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|Case Number:||Civil Appeal 242 of 2002|
|Parties:||Sotik Highlands Tea Estates Co. Ltd v Philip Momanyi Marienga|
|Date Delivered:||07 Dec 2004|
|Court:||High Court at Kisii|
|Citation:||Sotik Highlands Tea Estates Co. Ltd v Philip Momanyi Marienga  eKLR|
|Advocates:||Mr. Bosire for the Appellant|
|Parties Profile:||Corporation v Individual|
|Advocates:||Mr. Bosire for the Appellant|
Negligence - road traffic accident - appeal against finding of liability on breach of statutory duty by an employer towards employee.
|History Advocates:||One party or some parties represented|
|Case Outcome:||Appeal dismissed|
|Disclaimer:||The information contained in the above segment is not part of the judicial opinion delivered by the Court. The metadata has been prepared by Kenya Law as a guide in understanding the subject of the judicial opinion. Kenya Law makes no warranties as to the comprehensiveness or accuracy of the information|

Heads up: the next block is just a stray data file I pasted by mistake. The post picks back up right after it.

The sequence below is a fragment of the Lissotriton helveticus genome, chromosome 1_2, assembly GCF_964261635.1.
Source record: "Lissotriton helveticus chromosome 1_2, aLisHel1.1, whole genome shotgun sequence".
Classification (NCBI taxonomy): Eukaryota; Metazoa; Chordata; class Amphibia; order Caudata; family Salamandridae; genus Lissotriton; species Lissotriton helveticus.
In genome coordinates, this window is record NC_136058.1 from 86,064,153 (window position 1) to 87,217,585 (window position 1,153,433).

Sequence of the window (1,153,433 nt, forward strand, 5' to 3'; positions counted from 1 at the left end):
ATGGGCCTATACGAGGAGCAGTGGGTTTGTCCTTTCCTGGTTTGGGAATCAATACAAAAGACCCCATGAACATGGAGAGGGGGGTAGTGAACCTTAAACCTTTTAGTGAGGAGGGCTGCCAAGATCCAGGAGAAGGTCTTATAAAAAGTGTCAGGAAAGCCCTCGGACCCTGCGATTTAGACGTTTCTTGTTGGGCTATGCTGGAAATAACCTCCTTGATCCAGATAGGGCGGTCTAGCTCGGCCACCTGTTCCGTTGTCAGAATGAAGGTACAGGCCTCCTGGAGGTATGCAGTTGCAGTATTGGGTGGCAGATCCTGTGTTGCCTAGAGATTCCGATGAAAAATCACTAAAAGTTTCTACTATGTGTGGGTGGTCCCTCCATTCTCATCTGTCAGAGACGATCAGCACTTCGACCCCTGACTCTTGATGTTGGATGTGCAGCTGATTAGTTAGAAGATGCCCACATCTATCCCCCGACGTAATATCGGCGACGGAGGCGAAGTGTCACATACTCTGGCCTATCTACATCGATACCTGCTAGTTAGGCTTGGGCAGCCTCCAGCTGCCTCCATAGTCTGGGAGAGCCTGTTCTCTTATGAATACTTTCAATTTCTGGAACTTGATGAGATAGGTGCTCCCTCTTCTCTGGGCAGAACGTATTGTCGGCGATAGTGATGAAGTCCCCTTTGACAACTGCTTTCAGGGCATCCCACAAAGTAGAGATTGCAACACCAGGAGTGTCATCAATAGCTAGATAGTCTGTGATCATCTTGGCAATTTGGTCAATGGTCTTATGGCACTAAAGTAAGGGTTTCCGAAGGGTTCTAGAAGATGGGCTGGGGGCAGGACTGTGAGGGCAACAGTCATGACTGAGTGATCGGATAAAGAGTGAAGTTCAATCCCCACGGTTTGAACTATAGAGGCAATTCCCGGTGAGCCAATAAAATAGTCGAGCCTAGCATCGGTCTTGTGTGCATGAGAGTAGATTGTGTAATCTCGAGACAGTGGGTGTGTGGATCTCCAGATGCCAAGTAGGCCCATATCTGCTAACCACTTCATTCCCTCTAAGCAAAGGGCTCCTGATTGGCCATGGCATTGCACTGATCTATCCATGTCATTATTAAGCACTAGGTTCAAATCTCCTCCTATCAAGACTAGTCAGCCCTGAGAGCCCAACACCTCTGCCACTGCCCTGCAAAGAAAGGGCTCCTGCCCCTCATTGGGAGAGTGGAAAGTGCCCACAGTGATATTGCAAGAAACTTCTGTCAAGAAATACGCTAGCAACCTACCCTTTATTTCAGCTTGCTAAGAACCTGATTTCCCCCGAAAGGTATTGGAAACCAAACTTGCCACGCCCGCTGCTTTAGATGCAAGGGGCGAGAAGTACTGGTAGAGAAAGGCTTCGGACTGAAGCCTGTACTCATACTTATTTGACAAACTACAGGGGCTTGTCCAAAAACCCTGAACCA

REPUBLIC OF KENYA
IN THE HIGH COURT OF KENYA AT KISII
Civil Appeal 242 of 2002
SOTIK HIGHLANDS TEA ESTATE CO. LTD …………….………. APPELLANT
PHILIP MOMANYI MARIENGA ………..………………………… RESPONDENT
This is an appeal from the judgment of Senior Resident Magistrate Kisii delivered on 25th November 2002.
The Respondent had sued the defendant for damages for breach of statutory duty and negligence. The Respondent was employed by the appellant as a turn boy in tractor Reg. No.KYA 934 which was being driven by ZABLON ONKEWA (DW1). The tractor was pulling a tractor. They had gone to collect said to use in tea nursery. The hook connecting the tractor came and the trailer fell off. The Respondent was injured on the leg and taken to Kaplong Hospital. He later sued the appellant.
The appellant had filed a defence denying liability. They called one witness Zablon Onkewa (DW1) who was driving the tractor at the time. He confirmed the hook came off and the Respondent was injured.